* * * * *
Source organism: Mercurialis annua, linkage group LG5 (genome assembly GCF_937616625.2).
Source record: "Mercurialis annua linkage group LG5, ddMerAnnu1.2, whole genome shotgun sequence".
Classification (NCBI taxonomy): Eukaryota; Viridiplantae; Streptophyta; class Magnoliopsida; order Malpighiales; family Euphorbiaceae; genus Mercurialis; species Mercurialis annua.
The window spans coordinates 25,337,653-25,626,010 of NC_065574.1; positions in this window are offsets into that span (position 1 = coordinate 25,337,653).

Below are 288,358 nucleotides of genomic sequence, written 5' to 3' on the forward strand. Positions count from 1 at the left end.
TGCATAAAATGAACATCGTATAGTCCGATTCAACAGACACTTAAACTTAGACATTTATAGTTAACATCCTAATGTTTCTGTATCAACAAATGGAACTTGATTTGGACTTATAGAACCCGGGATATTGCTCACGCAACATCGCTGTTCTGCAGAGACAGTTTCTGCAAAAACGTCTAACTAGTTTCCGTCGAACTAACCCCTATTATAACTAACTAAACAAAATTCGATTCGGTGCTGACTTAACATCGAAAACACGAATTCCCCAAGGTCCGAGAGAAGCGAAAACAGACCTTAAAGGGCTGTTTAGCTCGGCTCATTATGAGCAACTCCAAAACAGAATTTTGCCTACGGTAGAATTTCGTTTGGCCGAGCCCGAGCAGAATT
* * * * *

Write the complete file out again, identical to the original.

Source organism: Mercurialis annua, linkage group LG5 (genome assembly GCF_937616625.2).
Source record: "Mercurialis annua linkage group LG5, ddMerAnnu1.2, whole genome shotgun sequence".
Classification (NCBI taxonomy): Eukaryota; Viridiplantae; Streptophyta; class Magnoliopsida; order Malpighiales; family Euphorbiaceae; genus Mercurialis; species Mercurialis annua.
The window spans coordinates 25,337,653-25,626,010 of NC_065574.1; positions in this window are offsets into that span (position 1 = coordinate 25,337,653).

Below are 288,358 nucleotides of genomic sequence, written 5' to 3' on the forward strand. Positions count from 1 at the left end.
TGCATAAAATGAACATCGTATAGTCCGATTCAACAGACACTTAAACTTAGACATTTATAGTTAACATCCTAATGTTTCTGTATCAACAAATGGAACTTGATTTGGACTTATAGAACCCGGGATATTGCTCACGCAACATCGCTGTTCTGCAGAGACAGTTTCTGCAAAAACGTCTAACTAGTTTCCGTCGAACTAACCCCTATTATAACTAACTAAACAAAATTCGATTCGGTGCTGACTTAACATCGAAAACACGAATTCCCCAAGGTCCGAGAGAAGCGAAAACAGACCTTAAAGGGCTGTTTAGCTCGGCTCATTATGAGCAACTCCAAAACAGAATTTTGCCTACGGTAGAATTTCGTTTGGCCGAGCCCGAGCAGAATT